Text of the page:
Swedish Tour – Part 5 of 5 – Rotterdam to Gloucester

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Our last day, and we were keen to get home in good time. The forecast wasn’t brilliant, mainly some concerns about visibility than anything else. However we could all make use of our IR(R) ratings in the UK if we needed to. We’d also gain an hour by moving our clocks back when crossing back into the British timezone. After a leisurely breakfast, another Uber got us out to the flying club in good time. Our passports were again inspected at the club by the Netherlands Border Police, before we pre-flighted and taxied around the main terminal to refuel. These are self-service pumps that take normal credit cards.

As you can see from the video, when taxing across the main apron to the hold before departure, we were helpfully warned about the 737 that turned in front of us, with ATC orchestrating best use of the taxiways.

Fuel pumps at Rotterdam
Plenty of greenhouses, south west of Rotterdam
Flying over Zealand, south west Netherlands
A thin cover of cloud, but you can still see the sea below
Approaching Lydd

Rotterdam to Lydd

John flew us all the way to Lydd (1h45 flight time), initially having to keep low (about 1000 feet) while exiting the Rotterdam area. Thereafter it was easy to gain permission to fly through Belgian controlled airspace, just offshore. We were almost the only aircraft on frequency at that time. After a brief time with French ATC, we were once again talking with London Information and then Lydd. Neither John nor Russ had been there before, so were careful to have read up on the various noise abatement and danger areas to avoid. We followed another aircraft in the circuit making it fairly easy to understand the positioning prior to a crosswind landing.

Shortened video of the flight below, especially of the departure and arrival segments.

Coastguard rescue helicopters based at Lydd

Lydd airport cafe was quite busy with their Sunday lunch crowd, who seem quite independent of any aviation activity. We sat outside in the terrace watching the variety of activity, pleased to be back again in our home country.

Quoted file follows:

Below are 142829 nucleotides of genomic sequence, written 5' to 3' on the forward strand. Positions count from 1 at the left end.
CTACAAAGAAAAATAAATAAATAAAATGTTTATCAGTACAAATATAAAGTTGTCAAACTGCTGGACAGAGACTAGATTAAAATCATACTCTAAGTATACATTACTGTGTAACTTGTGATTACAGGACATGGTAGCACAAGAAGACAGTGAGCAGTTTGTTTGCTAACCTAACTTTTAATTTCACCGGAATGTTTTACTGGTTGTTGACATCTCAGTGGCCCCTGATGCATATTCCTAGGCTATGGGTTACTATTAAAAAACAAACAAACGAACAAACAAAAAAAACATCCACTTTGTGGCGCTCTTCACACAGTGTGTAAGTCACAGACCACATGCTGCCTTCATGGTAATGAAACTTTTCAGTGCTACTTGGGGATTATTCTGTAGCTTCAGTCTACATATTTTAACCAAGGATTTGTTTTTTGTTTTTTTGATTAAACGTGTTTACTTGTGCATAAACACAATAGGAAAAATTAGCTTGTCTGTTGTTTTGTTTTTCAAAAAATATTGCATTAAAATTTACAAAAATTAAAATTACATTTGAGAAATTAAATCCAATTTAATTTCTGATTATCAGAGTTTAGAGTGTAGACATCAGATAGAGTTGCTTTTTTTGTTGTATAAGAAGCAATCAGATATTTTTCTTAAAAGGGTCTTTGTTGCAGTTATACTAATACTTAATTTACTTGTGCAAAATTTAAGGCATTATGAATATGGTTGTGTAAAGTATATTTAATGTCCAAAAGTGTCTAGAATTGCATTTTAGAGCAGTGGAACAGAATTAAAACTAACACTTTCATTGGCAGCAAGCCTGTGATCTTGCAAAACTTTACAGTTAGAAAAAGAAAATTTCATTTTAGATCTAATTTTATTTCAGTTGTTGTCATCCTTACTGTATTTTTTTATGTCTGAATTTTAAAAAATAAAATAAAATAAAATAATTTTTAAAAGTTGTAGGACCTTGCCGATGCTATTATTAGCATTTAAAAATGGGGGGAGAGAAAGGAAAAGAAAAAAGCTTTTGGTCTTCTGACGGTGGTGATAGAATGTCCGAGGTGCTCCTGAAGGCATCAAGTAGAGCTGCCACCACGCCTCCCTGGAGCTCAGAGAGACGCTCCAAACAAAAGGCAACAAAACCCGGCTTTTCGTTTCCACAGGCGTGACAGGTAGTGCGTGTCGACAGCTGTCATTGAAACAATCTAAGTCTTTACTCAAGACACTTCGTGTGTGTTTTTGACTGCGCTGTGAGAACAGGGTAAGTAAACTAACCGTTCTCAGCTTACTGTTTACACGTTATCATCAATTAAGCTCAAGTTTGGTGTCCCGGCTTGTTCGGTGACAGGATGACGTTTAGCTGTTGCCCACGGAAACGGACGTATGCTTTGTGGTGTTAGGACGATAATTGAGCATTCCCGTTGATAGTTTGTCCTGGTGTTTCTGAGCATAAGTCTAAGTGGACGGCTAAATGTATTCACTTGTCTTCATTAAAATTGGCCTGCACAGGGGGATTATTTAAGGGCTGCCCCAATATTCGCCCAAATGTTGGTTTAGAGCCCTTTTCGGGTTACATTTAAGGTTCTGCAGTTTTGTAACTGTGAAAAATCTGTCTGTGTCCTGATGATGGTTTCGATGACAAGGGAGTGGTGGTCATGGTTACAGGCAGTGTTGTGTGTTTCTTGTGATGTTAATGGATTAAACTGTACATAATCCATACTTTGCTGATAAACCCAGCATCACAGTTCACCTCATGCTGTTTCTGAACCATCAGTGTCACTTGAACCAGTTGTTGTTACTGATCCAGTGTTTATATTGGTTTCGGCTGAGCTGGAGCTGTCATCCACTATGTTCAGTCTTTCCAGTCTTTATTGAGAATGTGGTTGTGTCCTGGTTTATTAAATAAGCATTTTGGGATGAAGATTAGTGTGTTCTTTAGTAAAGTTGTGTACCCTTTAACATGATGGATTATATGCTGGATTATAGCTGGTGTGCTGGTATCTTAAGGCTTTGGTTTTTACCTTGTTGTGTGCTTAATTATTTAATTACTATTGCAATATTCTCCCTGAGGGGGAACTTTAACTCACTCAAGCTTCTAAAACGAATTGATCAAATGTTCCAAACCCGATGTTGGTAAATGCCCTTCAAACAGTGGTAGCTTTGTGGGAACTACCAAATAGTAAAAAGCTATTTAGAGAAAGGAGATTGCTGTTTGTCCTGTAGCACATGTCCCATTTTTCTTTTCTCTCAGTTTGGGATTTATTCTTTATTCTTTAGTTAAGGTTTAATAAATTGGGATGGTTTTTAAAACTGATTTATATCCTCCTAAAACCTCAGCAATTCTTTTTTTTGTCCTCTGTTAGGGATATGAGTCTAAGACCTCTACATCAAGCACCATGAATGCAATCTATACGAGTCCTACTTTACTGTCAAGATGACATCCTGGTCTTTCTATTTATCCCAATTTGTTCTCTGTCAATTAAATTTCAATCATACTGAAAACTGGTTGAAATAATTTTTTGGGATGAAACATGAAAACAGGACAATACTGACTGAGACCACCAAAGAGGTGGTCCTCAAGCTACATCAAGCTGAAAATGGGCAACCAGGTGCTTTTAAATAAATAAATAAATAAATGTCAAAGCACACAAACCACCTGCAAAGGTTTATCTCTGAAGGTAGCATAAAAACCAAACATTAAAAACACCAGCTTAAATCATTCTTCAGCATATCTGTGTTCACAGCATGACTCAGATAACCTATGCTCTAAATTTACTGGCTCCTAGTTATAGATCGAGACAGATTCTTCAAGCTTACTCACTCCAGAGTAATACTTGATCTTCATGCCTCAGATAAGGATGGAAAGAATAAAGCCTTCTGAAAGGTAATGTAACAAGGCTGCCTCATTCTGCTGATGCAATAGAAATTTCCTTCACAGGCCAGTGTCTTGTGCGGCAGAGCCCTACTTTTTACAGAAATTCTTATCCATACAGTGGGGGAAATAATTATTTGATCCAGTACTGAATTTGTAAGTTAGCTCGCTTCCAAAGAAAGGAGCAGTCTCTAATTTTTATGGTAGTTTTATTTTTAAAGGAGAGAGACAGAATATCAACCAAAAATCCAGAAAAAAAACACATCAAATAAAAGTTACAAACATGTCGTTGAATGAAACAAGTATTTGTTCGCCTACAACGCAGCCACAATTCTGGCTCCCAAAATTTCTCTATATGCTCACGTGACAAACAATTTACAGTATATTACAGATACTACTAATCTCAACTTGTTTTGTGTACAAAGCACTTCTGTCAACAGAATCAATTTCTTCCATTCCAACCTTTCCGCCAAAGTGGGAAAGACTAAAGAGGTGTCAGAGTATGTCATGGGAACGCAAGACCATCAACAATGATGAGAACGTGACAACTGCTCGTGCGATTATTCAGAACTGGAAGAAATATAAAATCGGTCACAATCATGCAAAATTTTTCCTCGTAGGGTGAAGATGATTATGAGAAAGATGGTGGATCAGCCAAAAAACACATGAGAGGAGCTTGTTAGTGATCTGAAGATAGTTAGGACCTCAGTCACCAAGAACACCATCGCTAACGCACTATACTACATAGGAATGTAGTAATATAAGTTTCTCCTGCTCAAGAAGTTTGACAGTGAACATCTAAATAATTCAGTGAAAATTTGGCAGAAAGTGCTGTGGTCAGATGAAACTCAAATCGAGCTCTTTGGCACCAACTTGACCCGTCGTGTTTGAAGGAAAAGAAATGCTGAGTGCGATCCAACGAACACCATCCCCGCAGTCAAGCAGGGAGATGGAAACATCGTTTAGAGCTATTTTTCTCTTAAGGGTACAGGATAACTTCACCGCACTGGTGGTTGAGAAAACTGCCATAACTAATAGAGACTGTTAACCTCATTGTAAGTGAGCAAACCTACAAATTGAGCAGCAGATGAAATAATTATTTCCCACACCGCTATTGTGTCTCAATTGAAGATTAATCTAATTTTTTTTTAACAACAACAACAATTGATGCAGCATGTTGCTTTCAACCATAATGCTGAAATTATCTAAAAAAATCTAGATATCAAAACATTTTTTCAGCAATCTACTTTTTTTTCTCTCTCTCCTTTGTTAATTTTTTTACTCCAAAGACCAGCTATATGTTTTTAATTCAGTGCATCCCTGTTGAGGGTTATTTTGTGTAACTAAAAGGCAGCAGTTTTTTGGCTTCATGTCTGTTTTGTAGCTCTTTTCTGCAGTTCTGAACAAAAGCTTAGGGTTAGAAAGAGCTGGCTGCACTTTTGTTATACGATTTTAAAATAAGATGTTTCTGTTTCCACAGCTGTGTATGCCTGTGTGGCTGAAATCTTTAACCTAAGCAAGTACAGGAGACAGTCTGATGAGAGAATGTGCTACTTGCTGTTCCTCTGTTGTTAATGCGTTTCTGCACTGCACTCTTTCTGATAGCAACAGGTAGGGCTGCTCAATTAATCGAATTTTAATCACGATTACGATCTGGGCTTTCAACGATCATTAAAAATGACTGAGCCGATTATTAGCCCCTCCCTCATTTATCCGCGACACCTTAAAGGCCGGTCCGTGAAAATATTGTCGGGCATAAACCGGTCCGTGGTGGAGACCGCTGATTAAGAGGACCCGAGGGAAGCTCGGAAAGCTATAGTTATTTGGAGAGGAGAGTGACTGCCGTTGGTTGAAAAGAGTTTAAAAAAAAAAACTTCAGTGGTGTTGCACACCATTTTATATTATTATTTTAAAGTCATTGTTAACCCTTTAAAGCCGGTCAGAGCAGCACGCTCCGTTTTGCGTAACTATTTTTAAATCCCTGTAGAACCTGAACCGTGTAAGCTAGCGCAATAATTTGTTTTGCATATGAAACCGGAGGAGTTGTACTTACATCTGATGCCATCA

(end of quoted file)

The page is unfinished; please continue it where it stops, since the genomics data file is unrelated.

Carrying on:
Lydd to Stapleford

Russ flew us a short leg up to Stapleford in what was now becoming very poor visibility at times, requiring the use of his IR(R). He requested and got a full traffic service (from Southend Radar I think) despite being relatively low (approx 2,500 feet). Once clear of cloud north of the Thames, we could position for a VFR arrival at Stapleford. It’s quite a busy airfield with lots of training, and there were several aircraft in the circuit (which is quite a wide pattern). There are two parallel grass runways to choose from. The flying school there looks to be very active, with many club trips as well as training courses. The cafe is modern and fresh.

The layer of cloud thickened north of Lydd
Thinning out again north of the Thames (looking west)
Final at Stapleford, 03L has a slightly lighter colour (presumably because its used more than 03R)
Visitor parking is on the south side grass

Stapleford to Gloucester

The last leg was mine, back to base. I would prefer to have climbed higher earlier, but the London TMA limits GA traffic to below 2,500 feet in what can be quite a congested environment. We passed north of Elstree and climbed once west of the zone. Visibility had improved and I resisted the temptation to fly an instrument approach, making it a straightforward hop of just over an hour.

Nice to be back at a familiar airfield – Gloucester

We were treated to a Spitfire making a run and break down the runway after we refuelled.

Spitfire flying down the runway at Gloucester

Total flight time today: 3h40 (of which I flew 1h5)
Total 5 day tour flight time: 20h20 (of which I flew 6h45 in 6 flights)


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